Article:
« 上一頁繼續 »
It soften'd men of iron mould,
them yirtues not their own; No ear so dull, no soul so cold,
That felt not, fired not to the tone,
It told the triumphs of our king,
It wafted glory to our God;
The cedars bow, the mountains nod;
Its sound aspired to Heaven, and there abode ! Since then, though heard on earth no more,
Devotion and her daughter Love
To sounds that seem as from above,
IF THAT HIGH WORLD.
If that high world, which lies beyond
Our own, surviving love endears ;
same, except in tears— How welcome those untrodden spheres ! How sweet this
hour to die! To soar from earth, and find all fears
Lost in thy light-Eternity!
It must be so : 't is not for self
That we so tremble on the brink ; And striving to o'erleap the gulf,
Yet cling to being's severing link.
To hold each heart the heart that shares,
deathless theirs !
THE WILD GAZELLE.
The wild gazelle on Judah’s hills
Exulting yet may bound,
That gush on holy ground;
A step as fleet, an eye more bright, .
Hath Judah witness'd there;
Inhabitants more fair.
More blest each palm that shades those plains
Than Israel's scatter'd race;
In solitary grace:
But we must wander witheringly,
In other lands to die;
Our own may never lie:
OH! WEEP FOR THOSE.
weep for those that wept by Babel's stream, Whose shrines are desolate, whose land a dream : Weep for the harp of Judah's broken shell ; Mourn—where their God hath dwelt the godless dwell!
And where shall Israel lave her bleeding feet?
Tribes of the wandering foot and weary breast,
and be at rest!
ye flee away
ON JORDAN'S BANKS.
On Jordan's banks the Arab's camels stray,
pray. The Baal-adorer bows on Sinai's steepYet there—even there—Oh God! thy thunders sleep :
There—where thy finger scorch'd the tablet stone !
Oh! in the lightning let thy glance appear!
Since our country, our God—Oh, my sire !
And the voice of my mourning is o'er,
And of this, oh, my father! be sure-
Though the virgins of Salem lament,
my father and country are free!
When this blood of thy giving hath gush’d,
OH! SNATCH'D AWAY IN BEAUTY'S BLOOM.
OH! snatch'd away in beauty's bloom,
But on thy turf shall roses rear
Their leaves, the earliest of the year, And the wild cypress wave in tender gloom :
And oft by yon blue gushing stream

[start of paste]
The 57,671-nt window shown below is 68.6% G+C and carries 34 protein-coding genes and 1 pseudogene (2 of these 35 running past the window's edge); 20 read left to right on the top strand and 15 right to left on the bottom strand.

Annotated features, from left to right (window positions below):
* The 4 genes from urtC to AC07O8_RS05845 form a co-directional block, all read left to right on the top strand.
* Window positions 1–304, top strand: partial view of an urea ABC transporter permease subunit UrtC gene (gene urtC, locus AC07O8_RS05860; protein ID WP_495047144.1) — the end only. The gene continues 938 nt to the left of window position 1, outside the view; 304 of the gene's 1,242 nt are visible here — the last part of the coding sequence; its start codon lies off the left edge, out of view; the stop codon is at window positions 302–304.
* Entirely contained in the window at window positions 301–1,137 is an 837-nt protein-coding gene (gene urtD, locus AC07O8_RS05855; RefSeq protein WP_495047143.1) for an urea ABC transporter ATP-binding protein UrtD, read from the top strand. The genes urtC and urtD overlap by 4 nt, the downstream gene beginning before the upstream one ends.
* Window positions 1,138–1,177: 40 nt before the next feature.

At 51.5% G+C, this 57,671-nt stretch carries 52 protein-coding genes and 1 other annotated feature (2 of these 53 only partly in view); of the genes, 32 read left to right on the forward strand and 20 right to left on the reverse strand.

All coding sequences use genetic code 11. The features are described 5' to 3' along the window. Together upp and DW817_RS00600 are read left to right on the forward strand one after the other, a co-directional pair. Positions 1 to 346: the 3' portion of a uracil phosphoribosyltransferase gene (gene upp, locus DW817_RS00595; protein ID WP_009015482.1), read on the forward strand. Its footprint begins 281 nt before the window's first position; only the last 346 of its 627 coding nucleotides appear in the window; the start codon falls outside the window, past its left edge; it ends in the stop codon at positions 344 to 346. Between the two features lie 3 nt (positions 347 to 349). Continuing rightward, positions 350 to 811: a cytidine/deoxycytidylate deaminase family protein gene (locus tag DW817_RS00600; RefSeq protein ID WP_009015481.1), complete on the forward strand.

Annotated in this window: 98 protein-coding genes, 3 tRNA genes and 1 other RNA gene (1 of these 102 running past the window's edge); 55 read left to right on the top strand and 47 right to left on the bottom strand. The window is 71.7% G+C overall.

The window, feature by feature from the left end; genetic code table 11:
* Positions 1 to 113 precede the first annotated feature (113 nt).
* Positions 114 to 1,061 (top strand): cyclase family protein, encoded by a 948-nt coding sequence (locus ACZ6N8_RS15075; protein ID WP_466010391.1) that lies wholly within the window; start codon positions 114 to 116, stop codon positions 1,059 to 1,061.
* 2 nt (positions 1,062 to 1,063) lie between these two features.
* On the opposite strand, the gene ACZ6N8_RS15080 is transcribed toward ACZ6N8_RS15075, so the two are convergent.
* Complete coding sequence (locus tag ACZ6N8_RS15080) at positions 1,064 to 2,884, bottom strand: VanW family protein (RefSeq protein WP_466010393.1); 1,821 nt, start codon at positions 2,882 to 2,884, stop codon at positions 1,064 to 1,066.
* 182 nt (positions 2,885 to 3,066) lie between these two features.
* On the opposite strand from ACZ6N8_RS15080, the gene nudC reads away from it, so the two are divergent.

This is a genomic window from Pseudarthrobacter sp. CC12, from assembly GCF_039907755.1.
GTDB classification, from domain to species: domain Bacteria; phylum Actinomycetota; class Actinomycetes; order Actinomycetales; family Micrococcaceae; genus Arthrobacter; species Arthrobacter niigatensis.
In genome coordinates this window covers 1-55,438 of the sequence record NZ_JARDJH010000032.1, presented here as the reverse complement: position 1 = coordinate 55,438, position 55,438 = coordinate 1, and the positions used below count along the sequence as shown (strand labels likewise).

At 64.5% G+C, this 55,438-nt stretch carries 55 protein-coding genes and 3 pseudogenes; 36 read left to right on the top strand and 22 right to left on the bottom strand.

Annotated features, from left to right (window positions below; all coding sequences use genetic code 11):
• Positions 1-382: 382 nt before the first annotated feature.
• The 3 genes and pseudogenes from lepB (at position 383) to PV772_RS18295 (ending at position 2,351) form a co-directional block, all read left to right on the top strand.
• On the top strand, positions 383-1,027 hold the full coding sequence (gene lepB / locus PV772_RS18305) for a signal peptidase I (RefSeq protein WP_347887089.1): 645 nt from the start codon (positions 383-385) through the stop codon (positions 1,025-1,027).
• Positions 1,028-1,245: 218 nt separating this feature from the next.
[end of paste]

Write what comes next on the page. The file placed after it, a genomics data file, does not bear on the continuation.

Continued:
Shall sorrow lean her drooping head,
And lingering pause, and lightly tread,
Away! we know that tears are vain,
That death nor heeds nor hears distress : Will this unteach us to complain?
Or make one mourner weep the less ? And thou—who tell'st me to forget, Thy looks are wan, thine eyes are wet.
MY SOUL IS DARK,
My soul is dark.-Oh! quickly string
The harp I yet can brook to hear : And let thy gentle fingers fling
Its melting murmurs o'er mine ear. If in this heart a hope be dear,
That sound shall charm it forth again ; If in these eyes there lurk a tear,
'T will flow, and cease to burn my brain:
But bid the strain be wild and deep,
Nor let thy notes of joy be first; I tell thee, minstrel, I must weep,
Or else this heavy heart will burst ;
And ached in sleepless silence long ;
And break at once-or yield to song.
I SAW THEE WEEP.
I saw thee weep—the big bright tear
Came o'er that eye of blue ;
A violet dropping dew:
Beside thee ceased to shine ;
That fill'd that glance of thine.
As clouds from yonder sun receive
A deep and mellow dye,
Can banish from the sky,
Their own pure joy impart;
That lightens o'er the heart.
THY DAYS ARE DONE.
Thy days are done, thy fame begun;
Thy country's strains record
The slaughters of his sword!
The freedom he restored !
Though thou art fall’n, while we are free
Thou shalt not taste of death! The generous blood that flow'd from thee
Disdain'd to sink beneath : Within our veins its currents be,
Thy spirit on our breath!
Thy name, our charging hosts along,
Shall be the battle-word !
From virgin voices pour'd!
would do thy glory wrong; Thou shalt not be deplored.